Preview: The Division 2 shows that plenty has changed since The Dollar Flu
Every gaming franchise has an inherently unique “feel” about it, and Tom Clancy’s The Division 2 is no exception. Trudging through the recreated streets of Washington DC, I settled into a cover-shoot-loot cycle that felt warmly familiar. The environment has changed, the components have shifted, the gadgets updated; but at its heart this was The Division through and through. For all the faults the first game had (which genuinely improved over time), this was a themed attraction I dearly missed.
It’s been nearly three years since we fought our way through a beleaguered New York City, plucking through contaminated malls and apartments in the wake of a chemical weapon attack. In-game, it’s only been seven months. Now, sleeper agents of the Strategic Homeland Division are tasked with retaking the capital, held by a conglomeration of factions led by one rogue Joint Task Force colonel.
Being under the Tom Clancy umbrella, the game already meets the requisites of governmental intrigue, national crisis, and military porn – more so than fellow Clancy titles Ghost Recon Wildlands or Rainbow Six Siege. It’s why The Division held such a huge appeal for myself and others, even if the looter-shooter genre seemed far from being a good fit. While I can’t speak for Division 2’s story just yet, of whether it’ll satisfyingly tie-in those loose ends from the first game, I can say that the gameplay has generally improved.
There are similarities. I spent those opening hours setting up a base of operations, recruiting skilled personnel, and progressively widening my net of exploration. Where it was once the James Farley building in Manhattan, it’s now the White House in DC. Where there were multiple wings and their respective heads, we now have one quartermaster plus several perk-granting staff across the map. That base routine, along with finding SHD caches and audio logs, crafting gear, and gunning down roaming enemies, have not changed.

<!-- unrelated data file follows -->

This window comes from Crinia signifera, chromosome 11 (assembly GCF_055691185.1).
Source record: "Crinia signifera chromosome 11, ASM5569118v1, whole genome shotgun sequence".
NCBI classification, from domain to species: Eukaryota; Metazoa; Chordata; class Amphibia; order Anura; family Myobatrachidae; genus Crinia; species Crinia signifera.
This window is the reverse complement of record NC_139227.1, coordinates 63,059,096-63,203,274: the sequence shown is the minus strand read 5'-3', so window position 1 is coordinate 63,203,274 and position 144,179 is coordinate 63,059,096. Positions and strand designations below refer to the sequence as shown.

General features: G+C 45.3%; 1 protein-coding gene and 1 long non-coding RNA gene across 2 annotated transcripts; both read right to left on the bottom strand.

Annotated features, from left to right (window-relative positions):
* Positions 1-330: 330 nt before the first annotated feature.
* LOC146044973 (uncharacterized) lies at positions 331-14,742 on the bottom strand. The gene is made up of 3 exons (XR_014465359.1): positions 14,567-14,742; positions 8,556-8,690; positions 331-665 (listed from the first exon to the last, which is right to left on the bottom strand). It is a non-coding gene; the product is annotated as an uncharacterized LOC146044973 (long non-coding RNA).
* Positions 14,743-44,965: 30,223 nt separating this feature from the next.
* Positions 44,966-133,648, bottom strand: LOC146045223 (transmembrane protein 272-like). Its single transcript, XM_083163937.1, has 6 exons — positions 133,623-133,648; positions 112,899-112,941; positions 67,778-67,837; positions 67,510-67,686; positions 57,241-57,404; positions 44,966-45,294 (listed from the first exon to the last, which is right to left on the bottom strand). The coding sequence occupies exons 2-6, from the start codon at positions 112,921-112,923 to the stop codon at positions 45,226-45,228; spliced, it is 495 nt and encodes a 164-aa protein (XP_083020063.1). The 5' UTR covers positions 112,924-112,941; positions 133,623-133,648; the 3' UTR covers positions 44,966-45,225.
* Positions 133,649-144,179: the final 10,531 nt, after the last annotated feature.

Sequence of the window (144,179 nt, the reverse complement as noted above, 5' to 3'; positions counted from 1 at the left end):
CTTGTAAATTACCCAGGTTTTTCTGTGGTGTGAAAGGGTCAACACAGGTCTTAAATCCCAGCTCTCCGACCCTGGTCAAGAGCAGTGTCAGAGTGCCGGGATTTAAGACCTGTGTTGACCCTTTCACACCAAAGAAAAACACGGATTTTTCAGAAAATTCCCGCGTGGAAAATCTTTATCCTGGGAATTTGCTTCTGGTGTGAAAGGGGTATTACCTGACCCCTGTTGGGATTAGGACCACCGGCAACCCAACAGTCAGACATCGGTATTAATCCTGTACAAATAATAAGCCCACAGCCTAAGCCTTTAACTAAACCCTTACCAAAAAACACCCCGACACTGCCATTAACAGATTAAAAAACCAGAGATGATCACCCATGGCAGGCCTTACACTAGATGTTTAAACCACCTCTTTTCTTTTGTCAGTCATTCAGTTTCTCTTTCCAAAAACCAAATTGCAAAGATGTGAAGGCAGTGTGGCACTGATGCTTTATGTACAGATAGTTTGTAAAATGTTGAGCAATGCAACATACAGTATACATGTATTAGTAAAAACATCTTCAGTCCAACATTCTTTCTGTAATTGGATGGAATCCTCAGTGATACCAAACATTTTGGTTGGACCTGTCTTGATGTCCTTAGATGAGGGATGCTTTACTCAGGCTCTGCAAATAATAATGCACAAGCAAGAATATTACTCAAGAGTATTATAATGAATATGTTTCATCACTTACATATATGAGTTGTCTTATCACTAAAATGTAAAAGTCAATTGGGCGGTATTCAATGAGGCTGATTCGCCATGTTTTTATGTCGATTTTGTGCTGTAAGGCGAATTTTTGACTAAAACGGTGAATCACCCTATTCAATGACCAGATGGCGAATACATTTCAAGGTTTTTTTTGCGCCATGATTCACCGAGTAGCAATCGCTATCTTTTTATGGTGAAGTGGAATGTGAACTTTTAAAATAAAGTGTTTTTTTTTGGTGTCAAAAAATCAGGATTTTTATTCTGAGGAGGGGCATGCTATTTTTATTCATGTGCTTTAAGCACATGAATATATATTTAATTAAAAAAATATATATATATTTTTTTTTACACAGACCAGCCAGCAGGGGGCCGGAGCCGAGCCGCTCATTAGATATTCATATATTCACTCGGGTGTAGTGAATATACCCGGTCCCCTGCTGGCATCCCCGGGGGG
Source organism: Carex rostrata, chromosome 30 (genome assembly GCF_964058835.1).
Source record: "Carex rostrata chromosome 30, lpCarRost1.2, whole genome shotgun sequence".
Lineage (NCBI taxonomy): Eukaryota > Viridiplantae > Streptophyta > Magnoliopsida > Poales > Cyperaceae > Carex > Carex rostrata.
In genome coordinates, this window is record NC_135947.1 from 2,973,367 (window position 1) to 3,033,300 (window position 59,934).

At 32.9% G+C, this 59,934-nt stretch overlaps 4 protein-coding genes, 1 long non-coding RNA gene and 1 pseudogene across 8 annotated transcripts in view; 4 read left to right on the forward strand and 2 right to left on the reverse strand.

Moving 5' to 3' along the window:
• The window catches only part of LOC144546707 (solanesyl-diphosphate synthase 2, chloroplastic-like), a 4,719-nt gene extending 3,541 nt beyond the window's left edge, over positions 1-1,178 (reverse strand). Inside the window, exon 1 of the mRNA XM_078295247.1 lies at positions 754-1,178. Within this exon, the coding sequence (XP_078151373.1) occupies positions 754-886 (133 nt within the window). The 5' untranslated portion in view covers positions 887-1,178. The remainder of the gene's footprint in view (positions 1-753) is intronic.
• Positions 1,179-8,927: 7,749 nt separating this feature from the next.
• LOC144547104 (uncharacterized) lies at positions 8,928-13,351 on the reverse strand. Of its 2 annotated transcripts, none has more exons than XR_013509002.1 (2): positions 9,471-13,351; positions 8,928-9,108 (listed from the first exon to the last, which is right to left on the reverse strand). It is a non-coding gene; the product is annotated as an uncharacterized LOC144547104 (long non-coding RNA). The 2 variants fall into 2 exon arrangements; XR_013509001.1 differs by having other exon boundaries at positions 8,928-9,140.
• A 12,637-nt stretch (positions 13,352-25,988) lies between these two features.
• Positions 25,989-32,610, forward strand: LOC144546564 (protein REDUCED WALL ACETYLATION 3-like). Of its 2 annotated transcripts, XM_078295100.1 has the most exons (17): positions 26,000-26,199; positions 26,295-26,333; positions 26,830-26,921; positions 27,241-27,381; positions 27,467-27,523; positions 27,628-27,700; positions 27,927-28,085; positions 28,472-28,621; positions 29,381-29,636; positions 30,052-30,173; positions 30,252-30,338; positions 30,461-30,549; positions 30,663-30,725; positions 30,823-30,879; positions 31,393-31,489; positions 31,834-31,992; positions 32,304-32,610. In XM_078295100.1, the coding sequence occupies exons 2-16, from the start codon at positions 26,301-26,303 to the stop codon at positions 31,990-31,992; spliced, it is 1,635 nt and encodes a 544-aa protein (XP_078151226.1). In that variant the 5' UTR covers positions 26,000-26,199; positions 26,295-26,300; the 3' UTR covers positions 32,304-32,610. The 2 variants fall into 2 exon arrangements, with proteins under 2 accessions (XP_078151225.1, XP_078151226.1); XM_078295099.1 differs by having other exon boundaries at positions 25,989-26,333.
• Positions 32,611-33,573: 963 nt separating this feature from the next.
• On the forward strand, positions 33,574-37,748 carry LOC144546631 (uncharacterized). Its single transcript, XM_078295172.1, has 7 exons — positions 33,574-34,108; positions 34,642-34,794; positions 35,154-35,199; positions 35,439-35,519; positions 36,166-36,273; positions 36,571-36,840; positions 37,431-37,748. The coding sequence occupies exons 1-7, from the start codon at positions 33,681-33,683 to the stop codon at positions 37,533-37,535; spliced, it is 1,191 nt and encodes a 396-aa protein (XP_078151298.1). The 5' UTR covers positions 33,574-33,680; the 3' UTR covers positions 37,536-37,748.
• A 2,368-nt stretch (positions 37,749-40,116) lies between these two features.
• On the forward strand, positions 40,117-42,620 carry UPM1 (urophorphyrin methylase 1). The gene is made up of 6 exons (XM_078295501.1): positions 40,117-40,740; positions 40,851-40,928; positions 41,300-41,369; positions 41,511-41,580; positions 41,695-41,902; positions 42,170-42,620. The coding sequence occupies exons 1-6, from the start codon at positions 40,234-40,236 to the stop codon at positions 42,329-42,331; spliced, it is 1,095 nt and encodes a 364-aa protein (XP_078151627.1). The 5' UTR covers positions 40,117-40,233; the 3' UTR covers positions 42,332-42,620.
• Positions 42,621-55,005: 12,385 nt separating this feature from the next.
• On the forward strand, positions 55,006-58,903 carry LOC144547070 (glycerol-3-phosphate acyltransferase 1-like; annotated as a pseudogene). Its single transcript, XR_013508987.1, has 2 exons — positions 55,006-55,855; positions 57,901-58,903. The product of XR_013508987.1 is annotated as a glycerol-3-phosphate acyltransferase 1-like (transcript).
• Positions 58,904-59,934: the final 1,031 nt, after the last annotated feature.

So, what has? We’ll start with movement. Developers Massive Entertainment have tweaked the way your agents control, and I had to boot up the old Division to make sure. The characters now have weight to them and aren’t as agile as before (which makes sense given all that kit they’re carrying), a change I quite enjoyed for now – I might sing a different tune after putting in 20 to 30 hours. Yet the aggressively sticky cover definitely rubs me the wrong way, as there were plenty of moments where I drifted into a wall or behind a car despite wanting to run past it.
Likewise, they’ve slowed skill activation times, so you can’t just push a button and expect a grenade or seeker mine to follow milliseconds after. On the other hand, they’ve sped up the time-to-kill for NPCs and players, forcing me to rely on the new armor system, as well as hard cover, to soak up most of the damage. Without either of those, death comes swiftly. Put together, this means I can’t sprint, roll, and pop an instant heal to get out of tricky situations – a strategy that worked before.
It’s clear that the devs are nudging Division 2 closer to realism, yet not so much that it gets within arm’s reach of military simulators. After all, this is still an RPG with tiered equipment and statistics. Maybe I can just steamroll my way through oncoming fire with end-game gear; maybe later bosses will turn into greater bullet-eating sponges; and who knows what else might change once the player meta evolves and a stream of patches rewrite things. Yet there’s more to Massive’s list of revisions, including enemies who are far more active in combat.